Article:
Kubo And The Two Strings

Kubo And The Two Strings Review - OC Movie Reviews - Movie Reviews, Movie News, Documentary Reviews, Short Films, Short Film Reviews, Trailers, Movie Trailers, Interviews, film reviews, film news, hollywood, indie films, documentaries
16th September 2016

Beauty In Stop Motion

You will no doubt know at least one film from the Laika studio. Whether that’s the recent Boxtrolls or ParaNorman or perhaps their biggest hit to date, Coraline. Well, Kubo and the Two Strings represents their latest outing and is the first to be directed by CEO of Laika, Travis Knight.

The plot of Kubo and the Two Strings can be summed up succinctly: A young boy, the titular Kubo, heads on a quest to find three magical pieces of armour that will protect him from his evil Grandfather and equally evil aunties (although calling them aunts is a little weird so his mother’s sisters sounds better). He is joined on this quest by a talking monkey and a talking beetle/human hybrid with very little memory.

This brief plot description does not do the story justice however, not by a long shot. In fact, it doesn’t do the film justice. Kubo and the Two Strings is a magical, wonderful fairy tale for the modern age. The writers Chris Butler (ParaNorman) and Marc Haimes (Johnny Frank Garrett’s Last Word) from a story by Shannon Tindle (Foster’s Home for Imaginary Friends) have done an amazing job of weaving many smaller stories into the main plot.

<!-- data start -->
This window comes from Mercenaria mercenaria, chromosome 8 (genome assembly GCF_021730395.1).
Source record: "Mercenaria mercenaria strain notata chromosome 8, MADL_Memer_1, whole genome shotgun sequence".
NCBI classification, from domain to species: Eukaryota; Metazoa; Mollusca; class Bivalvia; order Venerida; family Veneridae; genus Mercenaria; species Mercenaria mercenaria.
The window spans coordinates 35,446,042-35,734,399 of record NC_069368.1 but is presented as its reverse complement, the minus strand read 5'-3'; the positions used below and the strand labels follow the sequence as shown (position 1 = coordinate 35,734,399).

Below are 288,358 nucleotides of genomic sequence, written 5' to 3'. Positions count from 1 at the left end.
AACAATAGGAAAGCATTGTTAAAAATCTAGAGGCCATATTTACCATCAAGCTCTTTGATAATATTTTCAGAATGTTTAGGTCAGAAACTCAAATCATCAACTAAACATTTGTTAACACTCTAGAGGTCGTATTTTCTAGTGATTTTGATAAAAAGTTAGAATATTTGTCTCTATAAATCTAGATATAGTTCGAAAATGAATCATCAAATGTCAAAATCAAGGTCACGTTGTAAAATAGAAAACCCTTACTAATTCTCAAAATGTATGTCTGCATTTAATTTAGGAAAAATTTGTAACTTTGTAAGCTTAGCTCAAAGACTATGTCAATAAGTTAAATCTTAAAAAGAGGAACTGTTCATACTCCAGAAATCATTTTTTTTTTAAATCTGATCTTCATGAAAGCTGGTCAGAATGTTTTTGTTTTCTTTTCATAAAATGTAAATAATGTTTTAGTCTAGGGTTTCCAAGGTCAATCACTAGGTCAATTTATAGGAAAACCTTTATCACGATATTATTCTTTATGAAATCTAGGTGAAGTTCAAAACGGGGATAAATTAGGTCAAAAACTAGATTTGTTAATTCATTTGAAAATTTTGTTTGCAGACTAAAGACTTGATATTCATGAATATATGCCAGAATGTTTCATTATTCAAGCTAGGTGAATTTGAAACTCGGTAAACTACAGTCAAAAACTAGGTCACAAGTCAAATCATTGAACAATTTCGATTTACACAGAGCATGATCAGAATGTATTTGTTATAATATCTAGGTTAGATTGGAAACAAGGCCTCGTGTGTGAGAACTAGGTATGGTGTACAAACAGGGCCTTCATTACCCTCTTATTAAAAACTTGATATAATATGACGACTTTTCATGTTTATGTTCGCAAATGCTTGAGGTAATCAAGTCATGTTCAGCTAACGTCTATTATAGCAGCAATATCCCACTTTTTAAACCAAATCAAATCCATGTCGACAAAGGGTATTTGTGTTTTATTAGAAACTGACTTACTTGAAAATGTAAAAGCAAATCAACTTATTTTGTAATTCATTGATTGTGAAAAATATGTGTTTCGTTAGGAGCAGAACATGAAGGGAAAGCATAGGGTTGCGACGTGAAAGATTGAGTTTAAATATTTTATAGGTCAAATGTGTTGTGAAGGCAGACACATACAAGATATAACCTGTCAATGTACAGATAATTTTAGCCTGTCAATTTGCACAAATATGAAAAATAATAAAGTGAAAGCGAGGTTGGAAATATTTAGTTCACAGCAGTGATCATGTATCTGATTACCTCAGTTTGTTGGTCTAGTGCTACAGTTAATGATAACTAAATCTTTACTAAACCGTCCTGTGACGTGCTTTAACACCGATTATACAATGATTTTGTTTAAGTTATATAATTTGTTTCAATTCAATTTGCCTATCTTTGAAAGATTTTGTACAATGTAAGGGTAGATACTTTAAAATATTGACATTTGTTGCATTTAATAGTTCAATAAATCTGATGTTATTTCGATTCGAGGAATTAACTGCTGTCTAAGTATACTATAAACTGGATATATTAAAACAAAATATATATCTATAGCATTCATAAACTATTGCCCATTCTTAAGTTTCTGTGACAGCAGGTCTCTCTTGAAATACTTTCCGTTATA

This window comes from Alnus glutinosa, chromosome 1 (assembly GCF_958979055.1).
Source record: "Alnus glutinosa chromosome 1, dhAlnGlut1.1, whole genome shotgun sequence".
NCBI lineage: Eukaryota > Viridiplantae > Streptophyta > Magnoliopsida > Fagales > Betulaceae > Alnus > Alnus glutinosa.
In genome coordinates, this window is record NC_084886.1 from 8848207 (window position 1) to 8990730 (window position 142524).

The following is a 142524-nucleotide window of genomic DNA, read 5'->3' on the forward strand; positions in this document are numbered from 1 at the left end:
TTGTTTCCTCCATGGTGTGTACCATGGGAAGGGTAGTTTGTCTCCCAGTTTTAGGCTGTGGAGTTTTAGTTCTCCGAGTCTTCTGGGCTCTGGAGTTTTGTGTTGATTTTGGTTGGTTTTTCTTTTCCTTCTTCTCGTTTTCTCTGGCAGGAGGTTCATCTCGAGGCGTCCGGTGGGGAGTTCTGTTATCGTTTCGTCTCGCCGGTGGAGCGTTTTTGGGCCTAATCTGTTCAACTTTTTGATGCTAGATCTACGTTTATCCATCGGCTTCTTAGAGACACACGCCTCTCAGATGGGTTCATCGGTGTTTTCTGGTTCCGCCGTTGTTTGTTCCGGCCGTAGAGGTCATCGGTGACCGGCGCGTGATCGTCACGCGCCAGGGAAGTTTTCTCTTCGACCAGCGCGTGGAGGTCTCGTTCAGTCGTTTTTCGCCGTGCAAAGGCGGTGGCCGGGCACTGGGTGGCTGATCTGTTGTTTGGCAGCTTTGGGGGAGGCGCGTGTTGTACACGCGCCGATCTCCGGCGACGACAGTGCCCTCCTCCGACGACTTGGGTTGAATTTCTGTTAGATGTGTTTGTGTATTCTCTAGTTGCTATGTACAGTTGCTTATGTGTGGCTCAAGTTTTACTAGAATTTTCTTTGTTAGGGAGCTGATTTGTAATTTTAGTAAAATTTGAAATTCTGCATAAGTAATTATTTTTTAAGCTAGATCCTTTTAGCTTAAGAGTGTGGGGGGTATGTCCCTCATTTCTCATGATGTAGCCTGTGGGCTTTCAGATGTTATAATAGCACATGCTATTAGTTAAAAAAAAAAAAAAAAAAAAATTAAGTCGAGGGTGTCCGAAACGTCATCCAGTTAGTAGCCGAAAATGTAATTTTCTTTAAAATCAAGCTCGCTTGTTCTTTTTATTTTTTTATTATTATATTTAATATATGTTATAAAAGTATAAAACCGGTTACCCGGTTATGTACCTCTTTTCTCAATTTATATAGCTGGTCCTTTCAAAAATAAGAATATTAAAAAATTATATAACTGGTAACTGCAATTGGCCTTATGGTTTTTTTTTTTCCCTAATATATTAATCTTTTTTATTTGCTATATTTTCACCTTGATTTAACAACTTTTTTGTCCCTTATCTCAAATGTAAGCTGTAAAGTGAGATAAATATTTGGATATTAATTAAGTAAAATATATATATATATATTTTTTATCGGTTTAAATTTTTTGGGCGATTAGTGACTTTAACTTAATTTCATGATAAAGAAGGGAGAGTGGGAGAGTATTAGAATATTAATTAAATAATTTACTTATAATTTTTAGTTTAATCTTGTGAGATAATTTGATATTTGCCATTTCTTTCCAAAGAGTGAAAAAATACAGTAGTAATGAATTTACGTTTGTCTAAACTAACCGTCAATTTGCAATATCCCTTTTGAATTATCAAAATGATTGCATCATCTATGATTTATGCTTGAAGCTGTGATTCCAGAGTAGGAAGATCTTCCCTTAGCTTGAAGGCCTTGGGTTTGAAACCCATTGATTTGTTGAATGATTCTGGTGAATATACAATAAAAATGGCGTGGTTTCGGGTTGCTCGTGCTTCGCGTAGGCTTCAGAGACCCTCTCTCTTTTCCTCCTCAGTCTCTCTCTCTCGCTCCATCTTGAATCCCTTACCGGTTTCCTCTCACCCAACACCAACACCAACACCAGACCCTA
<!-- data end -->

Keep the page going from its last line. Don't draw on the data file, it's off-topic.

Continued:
Back stories, and some of the smaller stories, are told wonderfully with the narration brought to life with Kubo on his Shamisen and origami folding itself to the story. The animation is simply stunning, you can see the guys and gals at Laika have put a lot of love into the film. It is apparently the longest stop motion animation film at one hour 41 minutes (beating Coraline by one minute) and has the tallest stop-motion puppet ever built at 16 feet tall.

There are comedy moments that had us all laughing out loud, a very funny old woman from Kubo’s village at the start, but there is a lot of heart to this movie. Ultimately a young boy loses his parents and has to make his own way in life and the bravery and how we see Kubo grow up as the film progresses is wonderful.

It also has its scary moments too. The sisters, voiced by Ronney Mara (The Girl With The Dragon Tattoo, Her), have a fantastic evilness to them, matched by the Grandfather, voiced by Ralph Fiennes, all of whom believe they are doing the best by Kubo by taking his eyes…

Art Parkinson (best known as Rickon Stark in Game of Thrones) voices Kubo with Charlize Theron as the monkey and Matthew McConaughey as the beetle thing. All of them do a wonderful job and it’s a credit that we were surprised when the names came up at the end. There’s also a nice little voice role for George Takei, see if you can spot his trademark “Oh myyy”.

What Laika have produced here is a stunningly beautiful, brilliantly told movie that will take you through a range of emotions but ultimately leave you in awe at its masterfulness. It looks stunning, the story telling is amazing, it has to be a dead cert at the Oscars…so it will probably lose!

You will no doubt know at least one film from the Laika studio. Whether that’s the recent Boxtrolls or ParaNorman or perhaps their biggest hit to date, Coraline

9th September 2016

Travis Knight

Marc Haimes, Chris Butler, Shannon Tindle

Running Time:
1h 41min


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